BEST SME- GLOBAL BUSINESS EXCELLENCE
TOTAL INCOME: Rs 251 Crore - 500 Crore
Most companies have a breakthrough moment - something that puts them on the path to their true potential. For Mumbai-headquar-tered Nitin Fire Protection Industries Limited, or NFPIL, - a provider of fire solutions ranging from basic fire extinguishers to sophisticated fire protection systems and gas-based fire suppression systems - that moment came in 2004, when Siemens India pulled the plug on Nitin's distributorship. "That's when we started getting our international approvals," says Rahul Shah, Director at NFPIL and Chairman Nitin Shah's son. "If Siemens had not walked away, we would not have gone overseas. We would have been confined to India."
FULL COVERAGE:Best SMEs 2015
Getting international approvals for fire protection systems was not easy - it took NFPIL six to seven years to get them. Primary among the approvals include the ones from Underwriter Labs of US and Factory Mutual of UK. Starting with exporting to the UAE in 2012 - today it has its own manufacturing there as well, apart from four plants in India - the company started exporting its products to countries as far apart as Malaysia, UK, and Turkey. So successful has it been in the past three years that exports now account for more than 70 per cent of its revenues of Rs 457.74 crore (standalone, in the year ended March 2014), and growing at an astounding three-year average of 80 per cent-plus. In consolidated terms, its revenues were Rs 1,016 crore in 2013/14, with net profits of Rs 66.5 crore.
- The Mumbai-based company is a leading player of fire protection systems in India
- It provides fire protection for critical assets in different industries - oil refineries, power plants, nuclear plants, etc.
- It has a foothold in UAE, UK, Malaysia and Turkey as well
It's goal? "We want to be a billion-dollar company by 2020," says Nitin Shah. That's huge growth in five years, not an easy target. So, how does NFPIL aim to do that? By growing organically and also by acquiring companies in the Gulf, Europe and Africa. "Certainly, the growth looks possible going by their numbers," says Suganya Rajan, Industry Analyst, Energy and Environment Practice, Frost & Sullivan. "They have an order book of about Rs 2,000 crore; they are also working aggressively for the World Expo 2020 in Dubai." Rajan, however, is unsure of the potency of the acquisition strategy, because while the outlook for the industry in Europe isn't that good and companies might be willing to sell off, the picture in the Gulf and in Africa is quite different. "I'm not sure if companies there would be willing to sell off to Nitin," says Rajan. If NFPIL reaches $1 billion revenue, it would be quite an achievement for Nitin Shah, who started the business by maintaining portable extinguishers in offshore oil drilling rigs and power plants in 1984. His first order for supply of extinguishers came from the Department of Atomic Energy. Value: a princely Rs 10,000. Thereafter, the company started making strides in India. From fire extinguishers, it moved to making fire suppression and detection systems. It got its first really big order in 1995, to protect the telecommunication sites of Tata Teleservices in Hyderabad, for Rs 1 crore. Its turnover at that point was Rs 88 lakh.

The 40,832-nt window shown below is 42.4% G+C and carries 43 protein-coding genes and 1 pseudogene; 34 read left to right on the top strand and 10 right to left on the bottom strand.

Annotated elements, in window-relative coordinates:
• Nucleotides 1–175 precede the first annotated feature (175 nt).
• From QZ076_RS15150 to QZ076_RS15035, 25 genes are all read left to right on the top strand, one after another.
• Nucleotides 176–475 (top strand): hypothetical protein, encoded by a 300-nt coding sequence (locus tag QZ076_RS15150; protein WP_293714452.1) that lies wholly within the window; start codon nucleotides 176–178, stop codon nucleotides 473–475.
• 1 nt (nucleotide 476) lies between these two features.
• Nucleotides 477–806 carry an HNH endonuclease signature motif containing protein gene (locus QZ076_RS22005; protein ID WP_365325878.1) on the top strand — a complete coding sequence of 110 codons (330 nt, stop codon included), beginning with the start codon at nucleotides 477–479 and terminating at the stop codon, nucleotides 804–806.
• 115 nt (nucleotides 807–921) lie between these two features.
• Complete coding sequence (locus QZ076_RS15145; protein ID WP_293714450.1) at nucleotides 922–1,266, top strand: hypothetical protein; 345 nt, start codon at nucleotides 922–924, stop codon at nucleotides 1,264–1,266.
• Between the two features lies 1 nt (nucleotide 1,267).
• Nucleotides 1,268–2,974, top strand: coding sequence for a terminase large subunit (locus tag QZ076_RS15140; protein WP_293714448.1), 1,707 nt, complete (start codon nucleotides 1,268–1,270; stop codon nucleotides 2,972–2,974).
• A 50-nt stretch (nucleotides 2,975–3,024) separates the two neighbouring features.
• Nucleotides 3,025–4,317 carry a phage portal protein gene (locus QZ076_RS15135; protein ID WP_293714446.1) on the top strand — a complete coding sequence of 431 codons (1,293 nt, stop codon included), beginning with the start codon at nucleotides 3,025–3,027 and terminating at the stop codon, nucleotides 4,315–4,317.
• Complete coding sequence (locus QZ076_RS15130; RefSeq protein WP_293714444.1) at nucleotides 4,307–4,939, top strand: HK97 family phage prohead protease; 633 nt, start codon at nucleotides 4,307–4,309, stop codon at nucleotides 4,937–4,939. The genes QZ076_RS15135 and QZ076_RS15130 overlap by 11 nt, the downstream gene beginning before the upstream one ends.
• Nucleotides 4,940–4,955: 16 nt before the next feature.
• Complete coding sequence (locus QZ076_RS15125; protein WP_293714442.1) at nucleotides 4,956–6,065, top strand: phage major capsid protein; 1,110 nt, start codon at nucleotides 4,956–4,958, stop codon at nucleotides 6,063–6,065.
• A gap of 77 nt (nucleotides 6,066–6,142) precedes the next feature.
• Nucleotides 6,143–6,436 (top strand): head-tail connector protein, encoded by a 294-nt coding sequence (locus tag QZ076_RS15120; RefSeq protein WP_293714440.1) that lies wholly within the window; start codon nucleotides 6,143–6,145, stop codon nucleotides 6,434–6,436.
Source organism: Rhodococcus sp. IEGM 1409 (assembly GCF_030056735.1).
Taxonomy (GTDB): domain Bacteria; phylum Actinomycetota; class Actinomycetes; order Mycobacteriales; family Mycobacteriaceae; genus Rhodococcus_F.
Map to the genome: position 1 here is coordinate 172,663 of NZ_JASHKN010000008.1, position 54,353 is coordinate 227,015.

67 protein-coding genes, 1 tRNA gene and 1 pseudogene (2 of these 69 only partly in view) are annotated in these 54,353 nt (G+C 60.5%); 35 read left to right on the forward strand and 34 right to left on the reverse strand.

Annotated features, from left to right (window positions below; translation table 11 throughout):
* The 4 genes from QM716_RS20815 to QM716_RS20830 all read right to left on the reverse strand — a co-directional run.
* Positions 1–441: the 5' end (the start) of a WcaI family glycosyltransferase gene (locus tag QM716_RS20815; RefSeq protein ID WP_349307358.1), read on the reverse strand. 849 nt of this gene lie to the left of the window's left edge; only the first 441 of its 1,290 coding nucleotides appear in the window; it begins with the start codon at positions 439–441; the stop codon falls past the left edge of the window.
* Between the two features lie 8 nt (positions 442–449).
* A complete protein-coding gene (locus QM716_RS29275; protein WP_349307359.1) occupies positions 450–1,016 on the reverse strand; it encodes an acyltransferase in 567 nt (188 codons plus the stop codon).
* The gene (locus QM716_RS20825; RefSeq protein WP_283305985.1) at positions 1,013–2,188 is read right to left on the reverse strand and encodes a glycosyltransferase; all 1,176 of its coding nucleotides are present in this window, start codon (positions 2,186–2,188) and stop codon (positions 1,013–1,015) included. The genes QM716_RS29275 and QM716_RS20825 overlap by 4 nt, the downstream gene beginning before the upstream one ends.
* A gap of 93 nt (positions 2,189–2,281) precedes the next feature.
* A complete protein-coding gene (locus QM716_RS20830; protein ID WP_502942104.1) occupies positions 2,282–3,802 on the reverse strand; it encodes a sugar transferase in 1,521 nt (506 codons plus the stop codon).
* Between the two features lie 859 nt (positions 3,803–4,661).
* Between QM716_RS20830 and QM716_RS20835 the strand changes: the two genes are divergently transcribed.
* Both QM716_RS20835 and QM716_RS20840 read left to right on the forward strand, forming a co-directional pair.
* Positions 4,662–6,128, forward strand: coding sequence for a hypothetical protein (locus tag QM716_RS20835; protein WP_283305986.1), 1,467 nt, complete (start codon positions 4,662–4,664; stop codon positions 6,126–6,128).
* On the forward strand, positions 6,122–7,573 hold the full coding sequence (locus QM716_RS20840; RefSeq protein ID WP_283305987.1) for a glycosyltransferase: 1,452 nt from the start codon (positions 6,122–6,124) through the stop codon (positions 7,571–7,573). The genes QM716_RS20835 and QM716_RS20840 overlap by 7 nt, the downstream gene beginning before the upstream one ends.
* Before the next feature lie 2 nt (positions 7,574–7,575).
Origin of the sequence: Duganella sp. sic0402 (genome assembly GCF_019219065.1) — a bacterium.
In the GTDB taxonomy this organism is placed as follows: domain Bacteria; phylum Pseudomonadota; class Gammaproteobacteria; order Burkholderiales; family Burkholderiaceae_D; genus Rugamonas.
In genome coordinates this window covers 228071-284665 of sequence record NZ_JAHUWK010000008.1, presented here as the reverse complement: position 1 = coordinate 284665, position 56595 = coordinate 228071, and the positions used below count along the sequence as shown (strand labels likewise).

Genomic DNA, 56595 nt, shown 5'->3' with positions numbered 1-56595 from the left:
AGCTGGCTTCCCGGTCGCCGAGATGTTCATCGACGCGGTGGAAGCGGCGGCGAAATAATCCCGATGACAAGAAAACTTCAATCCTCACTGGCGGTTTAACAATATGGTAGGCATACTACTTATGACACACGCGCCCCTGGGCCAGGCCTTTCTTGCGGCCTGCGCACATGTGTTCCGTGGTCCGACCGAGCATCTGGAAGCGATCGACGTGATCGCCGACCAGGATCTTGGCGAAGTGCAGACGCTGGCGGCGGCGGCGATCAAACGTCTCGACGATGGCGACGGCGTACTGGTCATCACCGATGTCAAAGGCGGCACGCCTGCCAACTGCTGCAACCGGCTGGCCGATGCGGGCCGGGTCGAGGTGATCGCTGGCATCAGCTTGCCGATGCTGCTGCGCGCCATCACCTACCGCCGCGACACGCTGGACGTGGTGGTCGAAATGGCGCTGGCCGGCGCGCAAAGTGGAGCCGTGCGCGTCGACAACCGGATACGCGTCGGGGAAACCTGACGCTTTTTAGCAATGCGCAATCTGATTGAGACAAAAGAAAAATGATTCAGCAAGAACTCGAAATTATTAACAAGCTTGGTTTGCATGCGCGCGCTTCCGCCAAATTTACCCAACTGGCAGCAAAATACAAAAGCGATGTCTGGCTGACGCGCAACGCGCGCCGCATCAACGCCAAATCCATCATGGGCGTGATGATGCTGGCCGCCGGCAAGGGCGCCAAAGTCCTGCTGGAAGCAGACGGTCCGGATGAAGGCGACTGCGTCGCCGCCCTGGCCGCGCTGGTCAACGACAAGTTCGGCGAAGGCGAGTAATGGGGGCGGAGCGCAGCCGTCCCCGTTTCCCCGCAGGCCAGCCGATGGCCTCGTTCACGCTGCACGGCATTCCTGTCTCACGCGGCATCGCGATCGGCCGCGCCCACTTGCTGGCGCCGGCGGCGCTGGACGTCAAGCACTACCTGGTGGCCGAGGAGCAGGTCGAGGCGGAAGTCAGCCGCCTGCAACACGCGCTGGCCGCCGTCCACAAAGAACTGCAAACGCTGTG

"We have installed more than 4,000 systems in telecom towers in India," says Rahul, for companies including Idea, Vodafone, Aircel and Dishnet. From telecom, NFPIL moved to protecting server rooms, data centres, control rooms of oil refineries, offshore platforms, and manufacturing plants of pharmaceutical and automobile companies, among others. "Every year we get about 200 customers, 50 of which are repeat customers," says Rahul. It counts among its customers companies such as Glenmark Pharma, Maruti Suzuki, Indian Oil Corporation and BPCL, among several others. It's not easy getting business in an industry where NFPIL competes with the likes of global giants UTC, Honeywell, Tyco and Siemens. Frost & Sullivan's Rajan pegs the Indian market for automated fire protection and suppression systems at about Rs 1300 crores (approx $200 million), and growing at 5-6 per cent currently. How-ever, she predicts the market will pick up pace in 2016, and will grow at a CAGR of 8-9 per cent till 2020, driven by the growth in retail, commercial real estate, education and construction sectors.
But exports is where NFPIL has really cracked the code. Its biggest customer is in Malaysia - Tenaga Nasional Berhad or TNB, the country's state-owned and largest power company. Malaysia contributes 40 per cent to NFPIL's exports, and TNB contributes the bulk of it. NFPIL had applied for registration as a fire systems provider in 2007, informs Jude Pereira, who runs distribution for NFPIL in Malaysia. The approval was received in 2012 and starting early 2013, about 300 systems have been installed by the company in TNB's sub-stations. Pereira is confident of future growth as well. "Lots of new development is happening in Malaysia compared to Singapore and Thailand," he says. "TNB is also adding 1,000 sub-stations every year." And NFPIL can hope to bag some of them, going forward.
The fire in NFPIL's belly is likely to only get stronger.